When examining the points in which fungus destruction is found, it is seen that the most important reason for the occurrence of such damage is the moisture increase in these areas. In order to be able to keep moisture level below 20%, the isolation of moisture introducted through soil contact and improper plumbing; repairs of roof, chimneys and the others must be carried out.
Insect damage in the bearing walls is generally seen to be limited to the sapwood. It is seen that the robust texture is at a sufficient level, and the load-bearing elements fulfil their function. Although no alterations or repairs are required in these areas, acrylic resins can be used to prevent dust problems caused by insects’ galleries which appear on wooden surfaces; that is one of the most important problems for the users, especially inside the building [47]. However, consolidation and replacement are required in order to correct the damage seen on wood elements where the damage is at its advanced level.
So as to eliminate the damages caused by the destruction occurred in wooden elements, especially in joints, strengthening procedures must be carried out. In this context, a related wooden element should be included into the construction again by making inserts from wood materials belonging to the same tree species or by using metal fastening elements. Near that region, in areas where heavy fungal and insect damage occur, necessary rigidity and resistance can be achieved by using epoxy resin [47,48,49]. For determined insect damage and areas exposed to an advanced level of brown rot, resins of urea-formaldehyde and melamine formaldehyde, epoxy resins, as well as shellac use, will help obtain sufficient stiffness and resistance [50].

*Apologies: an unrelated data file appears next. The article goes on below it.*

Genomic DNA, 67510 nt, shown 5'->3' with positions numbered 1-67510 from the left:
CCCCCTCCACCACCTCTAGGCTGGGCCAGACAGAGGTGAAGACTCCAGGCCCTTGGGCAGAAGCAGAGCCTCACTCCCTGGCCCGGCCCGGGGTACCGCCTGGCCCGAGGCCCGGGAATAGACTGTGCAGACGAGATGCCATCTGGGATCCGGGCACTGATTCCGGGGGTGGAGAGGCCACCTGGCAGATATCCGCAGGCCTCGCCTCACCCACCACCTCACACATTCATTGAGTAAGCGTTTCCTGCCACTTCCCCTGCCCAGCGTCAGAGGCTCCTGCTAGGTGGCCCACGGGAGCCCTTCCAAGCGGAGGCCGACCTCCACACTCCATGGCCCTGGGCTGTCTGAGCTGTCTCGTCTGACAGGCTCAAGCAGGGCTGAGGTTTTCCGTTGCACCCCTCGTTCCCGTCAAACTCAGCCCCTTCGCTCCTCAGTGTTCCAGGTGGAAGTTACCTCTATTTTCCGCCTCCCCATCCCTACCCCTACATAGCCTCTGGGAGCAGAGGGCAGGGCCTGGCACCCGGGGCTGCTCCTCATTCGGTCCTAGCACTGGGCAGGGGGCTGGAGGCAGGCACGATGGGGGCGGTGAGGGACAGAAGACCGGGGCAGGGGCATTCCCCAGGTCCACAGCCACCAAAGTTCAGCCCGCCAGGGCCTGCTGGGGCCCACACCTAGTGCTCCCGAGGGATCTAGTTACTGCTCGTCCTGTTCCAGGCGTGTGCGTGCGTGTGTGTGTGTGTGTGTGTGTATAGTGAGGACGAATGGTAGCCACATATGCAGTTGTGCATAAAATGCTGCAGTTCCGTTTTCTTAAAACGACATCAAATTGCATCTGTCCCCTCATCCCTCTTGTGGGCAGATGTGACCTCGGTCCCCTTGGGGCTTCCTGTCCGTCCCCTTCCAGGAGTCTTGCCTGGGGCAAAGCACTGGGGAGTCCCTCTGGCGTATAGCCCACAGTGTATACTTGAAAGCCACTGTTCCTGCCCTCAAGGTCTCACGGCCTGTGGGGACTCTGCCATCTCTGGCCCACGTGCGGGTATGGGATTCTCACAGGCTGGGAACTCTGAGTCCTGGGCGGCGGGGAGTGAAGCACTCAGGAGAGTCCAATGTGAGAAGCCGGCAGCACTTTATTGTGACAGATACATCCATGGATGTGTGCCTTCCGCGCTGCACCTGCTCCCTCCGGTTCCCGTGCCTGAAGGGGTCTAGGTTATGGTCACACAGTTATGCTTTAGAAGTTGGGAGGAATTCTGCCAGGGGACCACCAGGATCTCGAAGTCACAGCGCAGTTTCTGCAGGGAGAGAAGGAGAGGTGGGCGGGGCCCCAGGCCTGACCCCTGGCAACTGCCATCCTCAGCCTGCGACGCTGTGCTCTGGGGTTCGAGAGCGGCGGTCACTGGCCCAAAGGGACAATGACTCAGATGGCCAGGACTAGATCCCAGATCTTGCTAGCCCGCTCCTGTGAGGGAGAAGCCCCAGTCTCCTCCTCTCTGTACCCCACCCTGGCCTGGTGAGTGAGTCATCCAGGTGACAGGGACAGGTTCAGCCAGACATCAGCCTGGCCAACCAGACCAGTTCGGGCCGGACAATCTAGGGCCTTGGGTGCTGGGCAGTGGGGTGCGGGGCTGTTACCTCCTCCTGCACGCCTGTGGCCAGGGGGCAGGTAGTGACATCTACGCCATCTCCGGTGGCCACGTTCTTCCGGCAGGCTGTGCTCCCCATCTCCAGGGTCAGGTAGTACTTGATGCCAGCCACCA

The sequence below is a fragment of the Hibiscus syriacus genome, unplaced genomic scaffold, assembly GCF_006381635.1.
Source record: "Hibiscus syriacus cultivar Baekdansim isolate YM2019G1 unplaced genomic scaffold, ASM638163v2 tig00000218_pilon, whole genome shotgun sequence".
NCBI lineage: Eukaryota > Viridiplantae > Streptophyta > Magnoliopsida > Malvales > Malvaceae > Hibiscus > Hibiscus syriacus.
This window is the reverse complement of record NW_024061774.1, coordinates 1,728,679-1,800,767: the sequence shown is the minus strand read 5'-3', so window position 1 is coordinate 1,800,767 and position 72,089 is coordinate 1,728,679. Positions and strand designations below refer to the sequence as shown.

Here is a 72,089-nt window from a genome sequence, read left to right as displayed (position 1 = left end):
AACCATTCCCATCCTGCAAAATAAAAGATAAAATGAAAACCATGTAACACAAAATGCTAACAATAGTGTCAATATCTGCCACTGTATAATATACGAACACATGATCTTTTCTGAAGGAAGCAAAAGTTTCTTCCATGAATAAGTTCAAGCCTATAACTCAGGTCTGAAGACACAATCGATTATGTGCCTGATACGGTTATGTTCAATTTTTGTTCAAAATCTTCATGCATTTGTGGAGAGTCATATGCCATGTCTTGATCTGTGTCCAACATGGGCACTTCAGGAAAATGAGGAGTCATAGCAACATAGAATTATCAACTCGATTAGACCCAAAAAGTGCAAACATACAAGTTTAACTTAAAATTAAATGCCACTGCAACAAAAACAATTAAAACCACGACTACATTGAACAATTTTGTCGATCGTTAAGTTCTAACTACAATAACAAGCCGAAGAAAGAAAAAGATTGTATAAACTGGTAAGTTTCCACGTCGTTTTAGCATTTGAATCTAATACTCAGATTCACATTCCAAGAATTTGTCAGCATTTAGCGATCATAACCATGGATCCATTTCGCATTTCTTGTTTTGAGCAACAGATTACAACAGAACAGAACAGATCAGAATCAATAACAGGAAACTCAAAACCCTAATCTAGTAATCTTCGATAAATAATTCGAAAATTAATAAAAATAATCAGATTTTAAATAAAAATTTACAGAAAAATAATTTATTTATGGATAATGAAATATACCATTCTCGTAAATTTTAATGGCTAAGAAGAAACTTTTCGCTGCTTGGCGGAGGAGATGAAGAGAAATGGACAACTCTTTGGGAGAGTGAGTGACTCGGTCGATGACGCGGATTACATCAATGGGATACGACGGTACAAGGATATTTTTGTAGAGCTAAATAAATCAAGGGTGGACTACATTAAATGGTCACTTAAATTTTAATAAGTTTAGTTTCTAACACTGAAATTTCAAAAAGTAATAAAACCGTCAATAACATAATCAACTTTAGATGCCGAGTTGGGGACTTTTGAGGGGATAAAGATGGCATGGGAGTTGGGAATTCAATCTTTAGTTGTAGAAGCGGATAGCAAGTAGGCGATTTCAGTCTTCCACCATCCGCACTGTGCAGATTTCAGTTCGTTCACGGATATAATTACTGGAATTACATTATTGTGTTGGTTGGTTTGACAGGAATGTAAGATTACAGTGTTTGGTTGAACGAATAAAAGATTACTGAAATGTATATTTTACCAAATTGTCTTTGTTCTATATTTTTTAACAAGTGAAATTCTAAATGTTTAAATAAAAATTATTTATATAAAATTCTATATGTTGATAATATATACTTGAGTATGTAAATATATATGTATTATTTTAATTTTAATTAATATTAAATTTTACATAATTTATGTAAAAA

Taking the precautions listed above for the prevention of damage occurred in wooden buildings would extend the life span of the structures and bring its historical and financial value into the present and future. However, wooden buildings are destroyed by living organisms. Therefore, in the structures, it is required to identify the causes of all significant damages by making regular checks, and timely counter measures should be implemented. In wooden elements where damage is detected, on-site maintenance, strengthening or replacement procedures should be carried out; and when necessary, on-site maintenance operations should be performed with suitable impregnated materials containing insecticides and fungicides based on EN 335-1 Hazard Class. Facilitating the understanding by the public of all the measures listed above are both economic and feasible, and would prevent the abandonment of the wooden structures in areas with historical value. This and other recommendations may increase the experience of value of wooden culture assets.
In the face of contrasting opinions that ecotourism does not contribute to the welfare of local people in many cases and it cannot be successful in protecting nature [51], and that it commodifies the local culture [52], we think that ecotourism activities in Papart Valley would create the effect needed for the protection of traditional wooden architecture and cultural heritage, and for the revival of handicrafts that are on the verge of extinction. However, in planning ecotourism activities carried out in fragile cultural and ecological systems such as those in Parpat Valley, environmental assessment and monitoring must be conducted [53], conflicts between interest groups should be managed [54], and environmental, social and economic dimensions should be evaluated together holistically [27,55].

6. Conclusions